I have a lot of respect for Nick Cho, owner of Washington D.C.’s murky coffee. He’s established a place that pulls some of the best espresso shots on the East Coast. He’s arguably the primary brainchild behind the Portafilter.net podcasts. And he’s also known for his quality coffee industry “altruism”: supporting aspiring baristas and café owners who want to commit their livelihoods towards making some of the best espresso on the planet.
However, Nick Cho’s reputation will unfortunately always be marred by his association with one of the most arrogant and proposterous claims ever made in America’s modern day quality espresso business. It’s the notion that quality coffee is in its Third Wave, a.k.a. the “Third Wave of Coffee”.
This is particularly unfortunate because the idea isn’t even Mr. Cho’s to begin with. As even he once pointed out, the blame lies squarely with Trish Skeie — who otherwise is one of quality coffee’s luminaries, given her role behind the Sebastopol, CA roastery, Taylor Maid Farms. (She is now Director of Coffee for Seattle’s highly respected Zoka Coffee.) In my mailbox today, I found this month’s Barista Magazine, which features an article by Trish Skeie under the self-serving title, “Third Wave In Its Third Year.”
“Hey, baby, what’s your Wave?”
To boil this whole pompous wave theory down, a few years ago Ms. Skeie postulated that coffee consumption and preparation was progressing through three distinct transformations.
The First Wave is consumption — marked by America’s early preoccupation with poor quality coffee, often instant or freeze dried, that was more a caffeine and heat delivery mechanism than anything with an enjoyable flavor. The Second Wave is about enjoyment and defining specialty coffee — characterized by the selection of arabica beans over robusta, Colombian coffee’s Juan Valdez marketing campaign, and the proliferation of espresso and Starbucks.
So where are we now? Supposedly, this Third Wave is all about letting the coffee speak for itself — or enjoying coffee for coffee’s sake. Confused yet? You should be, because here are the problems with this logic and how people in the industry are misusing and abusing it…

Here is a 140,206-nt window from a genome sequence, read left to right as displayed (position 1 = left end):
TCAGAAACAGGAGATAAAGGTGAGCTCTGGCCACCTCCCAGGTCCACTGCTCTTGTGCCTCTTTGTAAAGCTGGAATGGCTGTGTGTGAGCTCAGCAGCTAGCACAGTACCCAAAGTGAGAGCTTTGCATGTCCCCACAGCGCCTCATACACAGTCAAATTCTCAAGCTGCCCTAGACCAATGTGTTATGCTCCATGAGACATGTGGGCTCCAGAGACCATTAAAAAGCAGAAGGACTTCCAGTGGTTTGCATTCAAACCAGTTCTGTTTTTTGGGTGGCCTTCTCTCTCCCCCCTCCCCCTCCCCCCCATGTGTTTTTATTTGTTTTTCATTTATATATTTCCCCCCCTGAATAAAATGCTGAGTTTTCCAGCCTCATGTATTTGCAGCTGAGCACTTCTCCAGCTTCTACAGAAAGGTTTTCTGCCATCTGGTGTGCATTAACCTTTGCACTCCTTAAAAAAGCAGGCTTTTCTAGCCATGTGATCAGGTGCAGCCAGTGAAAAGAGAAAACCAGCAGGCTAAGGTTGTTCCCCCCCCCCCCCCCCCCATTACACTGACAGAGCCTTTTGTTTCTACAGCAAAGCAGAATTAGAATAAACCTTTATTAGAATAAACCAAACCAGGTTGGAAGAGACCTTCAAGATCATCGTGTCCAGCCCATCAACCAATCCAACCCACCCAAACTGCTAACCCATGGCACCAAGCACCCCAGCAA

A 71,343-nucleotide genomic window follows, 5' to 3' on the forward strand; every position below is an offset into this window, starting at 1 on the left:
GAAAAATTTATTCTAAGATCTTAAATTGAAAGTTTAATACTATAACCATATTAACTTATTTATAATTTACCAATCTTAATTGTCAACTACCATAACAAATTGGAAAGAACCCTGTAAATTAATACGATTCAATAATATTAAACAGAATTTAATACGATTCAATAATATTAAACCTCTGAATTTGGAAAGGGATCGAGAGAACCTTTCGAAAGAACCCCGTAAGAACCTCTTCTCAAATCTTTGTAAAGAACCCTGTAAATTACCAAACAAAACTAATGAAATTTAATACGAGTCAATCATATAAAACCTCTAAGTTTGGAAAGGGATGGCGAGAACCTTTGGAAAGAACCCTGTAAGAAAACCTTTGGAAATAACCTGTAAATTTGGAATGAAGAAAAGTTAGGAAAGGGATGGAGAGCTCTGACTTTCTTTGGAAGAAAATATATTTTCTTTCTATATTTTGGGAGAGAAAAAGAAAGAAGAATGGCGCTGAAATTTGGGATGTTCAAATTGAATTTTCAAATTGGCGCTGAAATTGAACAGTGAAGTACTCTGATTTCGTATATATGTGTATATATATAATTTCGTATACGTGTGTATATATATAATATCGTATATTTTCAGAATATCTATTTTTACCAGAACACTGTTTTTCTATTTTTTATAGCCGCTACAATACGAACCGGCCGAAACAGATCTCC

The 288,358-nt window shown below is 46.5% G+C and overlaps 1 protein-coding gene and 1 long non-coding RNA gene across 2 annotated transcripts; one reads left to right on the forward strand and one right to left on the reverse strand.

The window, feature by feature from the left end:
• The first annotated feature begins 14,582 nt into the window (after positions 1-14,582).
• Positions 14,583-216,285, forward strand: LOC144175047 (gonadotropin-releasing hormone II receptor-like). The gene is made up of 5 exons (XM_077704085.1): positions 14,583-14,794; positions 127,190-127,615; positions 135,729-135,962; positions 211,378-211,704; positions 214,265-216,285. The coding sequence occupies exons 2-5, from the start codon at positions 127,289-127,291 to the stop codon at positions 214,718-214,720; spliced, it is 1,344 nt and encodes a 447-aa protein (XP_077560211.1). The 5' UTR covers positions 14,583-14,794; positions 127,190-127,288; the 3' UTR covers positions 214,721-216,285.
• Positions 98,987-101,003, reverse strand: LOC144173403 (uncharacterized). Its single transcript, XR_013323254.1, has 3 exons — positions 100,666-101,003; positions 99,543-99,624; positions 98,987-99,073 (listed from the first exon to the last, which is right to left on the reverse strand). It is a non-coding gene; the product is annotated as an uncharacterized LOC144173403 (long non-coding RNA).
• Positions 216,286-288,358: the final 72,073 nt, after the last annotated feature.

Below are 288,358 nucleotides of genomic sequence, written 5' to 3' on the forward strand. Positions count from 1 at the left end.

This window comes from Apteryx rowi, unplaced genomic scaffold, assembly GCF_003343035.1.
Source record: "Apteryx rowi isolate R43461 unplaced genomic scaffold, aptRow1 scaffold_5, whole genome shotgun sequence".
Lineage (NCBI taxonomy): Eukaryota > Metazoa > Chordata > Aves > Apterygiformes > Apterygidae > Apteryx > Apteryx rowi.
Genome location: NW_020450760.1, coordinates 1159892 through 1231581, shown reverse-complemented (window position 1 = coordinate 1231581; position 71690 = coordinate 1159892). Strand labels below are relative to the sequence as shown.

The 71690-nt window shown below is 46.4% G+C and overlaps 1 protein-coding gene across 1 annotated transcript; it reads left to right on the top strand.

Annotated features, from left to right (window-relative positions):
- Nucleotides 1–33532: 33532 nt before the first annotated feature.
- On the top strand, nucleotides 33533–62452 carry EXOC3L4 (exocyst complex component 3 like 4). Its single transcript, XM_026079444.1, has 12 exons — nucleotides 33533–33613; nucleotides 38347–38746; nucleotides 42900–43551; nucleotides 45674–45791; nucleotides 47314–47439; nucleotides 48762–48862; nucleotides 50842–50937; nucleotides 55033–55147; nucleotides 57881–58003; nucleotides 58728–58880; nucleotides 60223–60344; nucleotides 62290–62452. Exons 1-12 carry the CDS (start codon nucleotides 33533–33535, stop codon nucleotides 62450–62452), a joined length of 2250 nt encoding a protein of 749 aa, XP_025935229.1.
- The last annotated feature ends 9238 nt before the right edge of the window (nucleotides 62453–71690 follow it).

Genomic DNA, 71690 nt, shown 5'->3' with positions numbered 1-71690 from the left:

Quality Espresso?: Not Invented Here
The whole Third Wave concept has since been bandied about in the specialty coffee industry as a sort of pompus and self-congratulatory marketing hype about their products and services — a self-appointed seal of approval. Yet this wave theory doesn’t describe the coffee or even how it is prepared. In actuality, it most accurately describes the coffee consumer. It has little, if anything, to do with the actual businesses that are now proudly tattooing Third Wave across their chests.
And here’s another problem with all those who like to think of themselves as Third Wave: the wave theory concept essentially presumes that quality espresso simply did not exist on this planet until three years ago (e.g.: Trish Skeie’s recent Barista Magazine article). In the world of quality coffee, this is akin to saying that Christopher Columbus “discovered” America — while ignoring the brain anyeurism that must have lead to our overlooking the Lucayans who had lived in the Bahamas for centuries prior.
The facts are that great espresso has existed long before naked portafilters, single-origin bean roasts, and other gimmickry that some might associate with the Third Wave. In Italy, for example, the four Ms — miscela, macchina, macinatura, and mano (or the beans/blend, the machine, the grind, and the “hand”) — have been widely recognized as the fundamental keys to great espresso for generations. Even to this day.
Even here in our backyard, businesses such as Mr. Espresso have been promoting the highest quality standards in beans, roasts, equipment, and barista training for multiple generations — i.e., since the likes of some of these self-proclaimed third wavers were still in Pampers. Quality espresso is not the sudden confluence of modern scientific discovery and magic. It’s been around for decades, and its supposed “secrets” have largely remained unchanged throughout.
Unfortunately, since people like Ms. Skeie had their first “real” espresso in recent years, many will keep on presuming it’s their own discovery and that they are at the vanguard of something new. But when we talk about any Third Wave, what constitutes quality coffee hasn’t really changed. What has changed is the education and sophistication of the American coffee consumer palate. It’s just a lot more convenient for some businesses to take credit for what rightfully belongs to their customers.
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